Service trip provides eye-opening experience

Back to Article
Back to Article

Service trip provides eye-opening experience

Story by Taylor Shuck, Editor

Hang on for a minute...we're trying to find some more stories you might like.

Email This Story

Jamaica is a popular summer destination for tourists with its all-inclusive resorts and luxury beaches, but one Baker University student got to experience the side that most travelers don’t see – the side racked with poverty and hardship.

Rachel Haley, an incoming junior, and 11 other Alpha Chi Omega collegians from around the country spent the first week of their summer vacations doing service work in Negril, Jamaica.

“It’s so hard to fathom seeing large name resorts within the site of where we were,” Haley said. “Tourists could cross the street and just see the poverty. You (have) to wonder, where’s the justice in that?”

It was that curiosity that sparked Haley’s interest in being a part of the second annual Alpha Chi Omega global service trip.

“Service work, it’s good work,” Haley said. “It benefits individuals beyond their own capacity, and any chance to help people besides oneself is good work to me. We lose sight of the larger scale. Life is a fragment, and if you can do anything that will preserve after your personal fragment is done is amazing and is good work to me.”

The group of women had nightly reflections with each other, and during one night, the topic of conversation was the difference between service and philanthropy. In a blog post that followed, Victoria Robinson from the University of Tennessee wrote:

“With service we get to feel it in our bones and our hearts. We have all poured our sweat, and in some cases blood, into building the church expansion and painting the school building. We not only can see what we’ve done but also realize we made it happen because of our own hands and labor. We also have gotten to see the faces of the children and those in the community who benefit from our hard labor.”<br/>

The work that the women did consisted of building an extension to the rapidly growing Negril church, doing concrete work and painting schools. However, Haley said many of the Jamaicans she met were more than willing to help with the projects.

Jamaicans’ resourcefulness and work ethic were just a few of the many impressive things that Haley witnessed during her week-long service trip. Labor Day in Jamaica was just that, a day of labor. Community members would spend the day working selflessly in their community, something that also impressed Haley.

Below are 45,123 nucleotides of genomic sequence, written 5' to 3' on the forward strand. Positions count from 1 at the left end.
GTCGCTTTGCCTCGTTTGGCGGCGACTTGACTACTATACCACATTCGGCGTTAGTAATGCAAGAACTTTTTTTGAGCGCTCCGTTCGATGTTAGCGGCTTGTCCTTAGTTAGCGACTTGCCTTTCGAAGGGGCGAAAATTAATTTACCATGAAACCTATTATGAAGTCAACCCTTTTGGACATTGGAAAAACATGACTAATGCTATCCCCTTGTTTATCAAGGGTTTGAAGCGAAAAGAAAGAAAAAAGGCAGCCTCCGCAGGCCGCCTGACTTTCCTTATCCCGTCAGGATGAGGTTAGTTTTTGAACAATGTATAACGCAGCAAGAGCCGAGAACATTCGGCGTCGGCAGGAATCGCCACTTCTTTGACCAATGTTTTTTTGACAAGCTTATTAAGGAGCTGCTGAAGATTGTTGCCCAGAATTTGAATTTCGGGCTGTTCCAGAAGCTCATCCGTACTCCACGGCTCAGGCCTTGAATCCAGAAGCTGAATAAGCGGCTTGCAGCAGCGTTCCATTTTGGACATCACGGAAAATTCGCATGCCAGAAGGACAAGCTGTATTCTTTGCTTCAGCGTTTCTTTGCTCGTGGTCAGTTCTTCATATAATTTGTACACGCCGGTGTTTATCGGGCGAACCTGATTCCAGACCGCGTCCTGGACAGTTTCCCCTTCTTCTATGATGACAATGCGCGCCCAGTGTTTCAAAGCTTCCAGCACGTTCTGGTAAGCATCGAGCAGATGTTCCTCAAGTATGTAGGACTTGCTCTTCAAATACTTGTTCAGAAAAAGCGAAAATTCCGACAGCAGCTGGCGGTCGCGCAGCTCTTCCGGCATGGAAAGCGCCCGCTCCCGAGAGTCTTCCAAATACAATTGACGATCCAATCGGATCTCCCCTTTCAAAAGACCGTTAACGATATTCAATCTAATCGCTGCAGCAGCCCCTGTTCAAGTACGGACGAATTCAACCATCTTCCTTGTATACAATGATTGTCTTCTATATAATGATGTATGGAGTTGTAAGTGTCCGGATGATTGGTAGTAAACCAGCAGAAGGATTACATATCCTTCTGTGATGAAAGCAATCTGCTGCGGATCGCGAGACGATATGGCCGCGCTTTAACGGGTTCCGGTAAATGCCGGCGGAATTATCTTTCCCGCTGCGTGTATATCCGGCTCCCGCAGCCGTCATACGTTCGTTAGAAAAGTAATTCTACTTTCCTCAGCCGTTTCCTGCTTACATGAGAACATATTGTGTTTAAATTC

“It’s amazing seeing that,” Haley said. “If I lived like that for even a moment of everyday, my life would be so much better. We just use Labor Day as an excuse to go to the lake. These people only need their faith and each other, and it was humbling to see that.”

The 12 Alpha Chi’s were chosen, as Haley put it, to represent and do the work for the 16,000 Alpha Chi Omega women nation-wide, saying “it’s not only us, it’s everyone’s part in this.”

“I think this trip says a lot about the Greek system,” Haley said. “You can talk about philanthropy all you want, but this shows that we are now living out our foundations and our standards. It’s awesome and inspiring to watch that transition.”

The women had never met face-to-face before the trip, but Haley believes the experience brought them together as both sisters and friends.

“In the Greek system, we throw out the term sisterhood a lot,” Haley said. “But we all walked out of this experience as friends. When we left the airport after saying our goodbyes, people thought we had been together for years.”

Friendship isn’t the only thing that Haley left the service trip with. The experiences and knowledge she gained were much more than she expected.

“You grow and you grow up,” Haley said. “You learn from so many people and it makes you more aware, and that everything is beyond you as a person. We can either choose to do something with what we know or we can ignore it, but the work isn’t going to stop.”

The leader of the trip told the women, “to receive much, you must give much,” and Haley believes this is one of the most important lessons she learned during the service trip.

“I went into this knowing I’d come out different,” Haley said. “Looking back, I can’t imagine my life before this. Everything happens for a reason and everything will keep building from here. It gave us a whole other view of the world. That is something completely priceless and invaluable.”